Microsoft Office is one of the most popular business apps for the iPhone and iPad, alongside Apple’s Keynote, Pages and Numbers. In its free version, Microsoft Office enables access to Dropbox. A significant cause of concern for many companies is that this access is not through the standard iOS interface, but via a prohibitive method. This has the disadvantage that access to Dropbox cannot be blocked by a mobile device management system, with the exception of Microsoft’s Intunes.
With iOS 9, Apple has improved its operating system to the point that with just a few simple steps, documents edited in Microsoft Office can no longer be accidentally transferred to Dropbox’s cloud.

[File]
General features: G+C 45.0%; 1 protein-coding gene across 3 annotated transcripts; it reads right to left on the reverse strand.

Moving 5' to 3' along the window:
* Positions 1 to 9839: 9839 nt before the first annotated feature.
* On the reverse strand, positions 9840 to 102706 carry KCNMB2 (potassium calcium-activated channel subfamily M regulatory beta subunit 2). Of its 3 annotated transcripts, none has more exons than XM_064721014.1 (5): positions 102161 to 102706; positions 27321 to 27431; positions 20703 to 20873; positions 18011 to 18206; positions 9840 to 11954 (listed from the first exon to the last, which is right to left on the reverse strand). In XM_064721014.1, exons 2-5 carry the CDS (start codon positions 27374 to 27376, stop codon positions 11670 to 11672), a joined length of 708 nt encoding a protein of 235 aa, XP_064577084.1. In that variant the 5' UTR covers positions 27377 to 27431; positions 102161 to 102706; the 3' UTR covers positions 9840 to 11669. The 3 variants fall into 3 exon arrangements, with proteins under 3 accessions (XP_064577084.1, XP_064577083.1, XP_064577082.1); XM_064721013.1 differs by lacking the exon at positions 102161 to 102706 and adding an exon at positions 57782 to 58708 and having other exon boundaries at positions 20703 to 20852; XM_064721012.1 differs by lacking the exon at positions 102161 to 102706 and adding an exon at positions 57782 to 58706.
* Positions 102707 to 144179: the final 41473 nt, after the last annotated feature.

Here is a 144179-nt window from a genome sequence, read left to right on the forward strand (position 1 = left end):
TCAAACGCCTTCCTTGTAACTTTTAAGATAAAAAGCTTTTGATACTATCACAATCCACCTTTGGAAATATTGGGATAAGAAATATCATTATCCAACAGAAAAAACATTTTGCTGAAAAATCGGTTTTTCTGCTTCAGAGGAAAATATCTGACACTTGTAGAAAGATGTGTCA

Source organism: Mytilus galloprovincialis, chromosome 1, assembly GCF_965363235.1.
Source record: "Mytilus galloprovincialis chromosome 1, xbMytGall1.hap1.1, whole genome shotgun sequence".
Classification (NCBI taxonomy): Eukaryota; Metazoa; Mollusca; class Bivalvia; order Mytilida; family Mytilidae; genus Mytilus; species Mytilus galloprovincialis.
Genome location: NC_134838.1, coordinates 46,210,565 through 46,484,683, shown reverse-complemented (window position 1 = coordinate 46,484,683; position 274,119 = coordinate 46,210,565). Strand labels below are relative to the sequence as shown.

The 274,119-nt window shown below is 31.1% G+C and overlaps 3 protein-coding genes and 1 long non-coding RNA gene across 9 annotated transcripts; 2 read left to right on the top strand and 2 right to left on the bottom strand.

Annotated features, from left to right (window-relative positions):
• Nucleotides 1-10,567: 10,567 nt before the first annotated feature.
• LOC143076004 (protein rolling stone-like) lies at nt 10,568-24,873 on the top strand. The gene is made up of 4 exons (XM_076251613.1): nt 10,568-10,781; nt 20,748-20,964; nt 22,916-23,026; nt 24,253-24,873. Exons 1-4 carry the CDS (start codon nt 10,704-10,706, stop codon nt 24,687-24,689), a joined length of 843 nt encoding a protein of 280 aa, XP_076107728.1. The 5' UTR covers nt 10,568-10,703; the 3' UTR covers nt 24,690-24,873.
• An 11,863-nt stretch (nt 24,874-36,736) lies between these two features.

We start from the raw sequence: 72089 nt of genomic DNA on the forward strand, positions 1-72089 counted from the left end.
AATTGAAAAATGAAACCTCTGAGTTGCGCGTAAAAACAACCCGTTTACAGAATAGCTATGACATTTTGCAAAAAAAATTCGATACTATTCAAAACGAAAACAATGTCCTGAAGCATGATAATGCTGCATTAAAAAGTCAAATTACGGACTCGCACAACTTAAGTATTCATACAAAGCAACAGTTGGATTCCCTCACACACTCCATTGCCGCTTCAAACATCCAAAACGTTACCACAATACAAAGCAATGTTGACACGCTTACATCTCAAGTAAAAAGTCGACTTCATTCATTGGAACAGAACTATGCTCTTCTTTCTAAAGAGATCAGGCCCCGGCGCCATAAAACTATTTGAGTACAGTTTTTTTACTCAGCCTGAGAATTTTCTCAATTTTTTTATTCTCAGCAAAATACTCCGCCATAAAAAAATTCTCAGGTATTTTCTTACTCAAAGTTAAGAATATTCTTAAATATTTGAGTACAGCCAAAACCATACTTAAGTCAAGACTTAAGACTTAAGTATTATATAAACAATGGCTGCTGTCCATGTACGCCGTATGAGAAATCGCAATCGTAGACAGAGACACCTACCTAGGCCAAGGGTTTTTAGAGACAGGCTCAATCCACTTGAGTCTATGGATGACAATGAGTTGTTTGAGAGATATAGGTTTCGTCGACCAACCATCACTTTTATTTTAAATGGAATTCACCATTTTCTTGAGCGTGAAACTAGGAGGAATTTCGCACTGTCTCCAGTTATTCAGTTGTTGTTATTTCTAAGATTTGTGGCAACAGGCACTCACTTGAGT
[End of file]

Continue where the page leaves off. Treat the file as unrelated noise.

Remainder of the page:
All that is required to block the cloud storage provider is a VPN. Even an OpenVPN can be used. The minimum requirement is simply that the native iOS VPN clients, for example IPSec, are supported.
Also necessary is an enterprise mobility system or mobile device management system, like Cortado Corporate Server for example. Cortado Corporate Server is focused on the native management of apps and offers a highly productive alternative to Dropbox thanks to secure access to the corporate file server.
How exactly access to Dropbox is blocked is described step-by-step in the following white paper: http://corporateserver.cortado.com/disable-dropbox-access
A fully functional demo version of the latest software is available at corporateserver.cortado.com/CCS-7-4-trial